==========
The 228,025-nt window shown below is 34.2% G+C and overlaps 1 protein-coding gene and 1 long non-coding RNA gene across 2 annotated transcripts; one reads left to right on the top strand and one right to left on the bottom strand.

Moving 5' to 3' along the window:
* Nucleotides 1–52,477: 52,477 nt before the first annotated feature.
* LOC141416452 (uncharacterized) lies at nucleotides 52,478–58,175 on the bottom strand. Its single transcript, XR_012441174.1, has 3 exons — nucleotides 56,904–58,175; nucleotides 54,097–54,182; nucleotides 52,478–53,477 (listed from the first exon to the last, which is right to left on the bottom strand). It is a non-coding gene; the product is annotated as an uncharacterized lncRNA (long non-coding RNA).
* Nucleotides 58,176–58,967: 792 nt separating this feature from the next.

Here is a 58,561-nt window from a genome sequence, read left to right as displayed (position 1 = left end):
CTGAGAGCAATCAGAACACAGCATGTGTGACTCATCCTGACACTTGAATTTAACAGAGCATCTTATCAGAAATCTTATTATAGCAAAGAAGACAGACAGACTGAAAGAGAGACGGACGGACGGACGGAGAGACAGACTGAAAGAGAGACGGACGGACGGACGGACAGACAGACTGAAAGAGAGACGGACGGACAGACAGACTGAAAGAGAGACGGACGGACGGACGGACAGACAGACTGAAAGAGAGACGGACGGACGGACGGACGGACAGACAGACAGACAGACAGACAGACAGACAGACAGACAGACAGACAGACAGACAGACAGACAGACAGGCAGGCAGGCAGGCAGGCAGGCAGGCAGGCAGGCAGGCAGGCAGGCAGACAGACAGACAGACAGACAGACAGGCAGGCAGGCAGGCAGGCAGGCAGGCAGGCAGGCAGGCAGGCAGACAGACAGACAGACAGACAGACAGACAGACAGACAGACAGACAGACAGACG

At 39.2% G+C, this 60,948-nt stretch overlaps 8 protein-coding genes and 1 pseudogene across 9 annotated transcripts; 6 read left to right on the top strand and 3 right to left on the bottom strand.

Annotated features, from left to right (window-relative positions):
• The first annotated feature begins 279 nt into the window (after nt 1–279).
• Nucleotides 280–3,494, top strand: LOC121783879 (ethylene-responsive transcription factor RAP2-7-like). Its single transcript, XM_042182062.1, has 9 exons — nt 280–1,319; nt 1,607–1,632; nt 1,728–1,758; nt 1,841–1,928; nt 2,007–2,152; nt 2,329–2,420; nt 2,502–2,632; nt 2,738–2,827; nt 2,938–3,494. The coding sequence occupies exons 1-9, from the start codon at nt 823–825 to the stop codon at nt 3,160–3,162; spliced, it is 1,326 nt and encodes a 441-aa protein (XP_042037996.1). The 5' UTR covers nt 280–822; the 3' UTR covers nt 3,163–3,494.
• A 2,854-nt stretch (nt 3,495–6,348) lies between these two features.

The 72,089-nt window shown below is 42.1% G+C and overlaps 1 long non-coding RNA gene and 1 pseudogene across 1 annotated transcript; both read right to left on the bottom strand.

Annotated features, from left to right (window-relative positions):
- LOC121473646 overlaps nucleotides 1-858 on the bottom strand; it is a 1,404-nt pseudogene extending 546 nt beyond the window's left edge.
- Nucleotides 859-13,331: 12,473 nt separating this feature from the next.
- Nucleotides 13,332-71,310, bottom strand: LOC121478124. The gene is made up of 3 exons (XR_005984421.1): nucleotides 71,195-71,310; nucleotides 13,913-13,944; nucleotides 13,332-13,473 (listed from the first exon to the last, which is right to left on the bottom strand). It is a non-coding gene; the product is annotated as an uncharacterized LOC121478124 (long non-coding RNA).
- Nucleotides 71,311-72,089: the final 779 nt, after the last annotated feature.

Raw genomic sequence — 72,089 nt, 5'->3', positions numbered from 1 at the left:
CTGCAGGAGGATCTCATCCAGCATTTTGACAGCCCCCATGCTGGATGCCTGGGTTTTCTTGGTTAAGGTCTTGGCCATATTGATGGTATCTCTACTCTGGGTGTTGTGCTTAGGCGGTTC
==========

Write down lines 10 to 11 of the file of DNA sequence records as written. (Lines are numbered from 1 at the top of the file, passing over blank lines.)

• The first annotated feature begins 279 nt into the window (after nt 1–279).
• Nucleotides 280–3,494, top strand: LOC121783879 (ethylene-responsive transcription factor RAP2-7-like). Its single transcript, XM_042182062.1, has 9 exons — nt 280–1,319; nt 1,607–1,632; nt 1,728–1,758; nt 1,841–1,928; nt 2,007–2,152; nt 2,329–2,420; nt 2,502–2,632; nt 2,738–2,827; nt 2,938–3,494. The coding sequence occupies exons 1-9, from the start codon at nt 823–825 to the stop codon at nt 3,160–3,162; spliced, it is 1,326 nt and encodes a 441-aa protein (XP_042037996.1). The 5' UTR covers nt 280–822; the 3' UTR covers nt 3,163–3,494.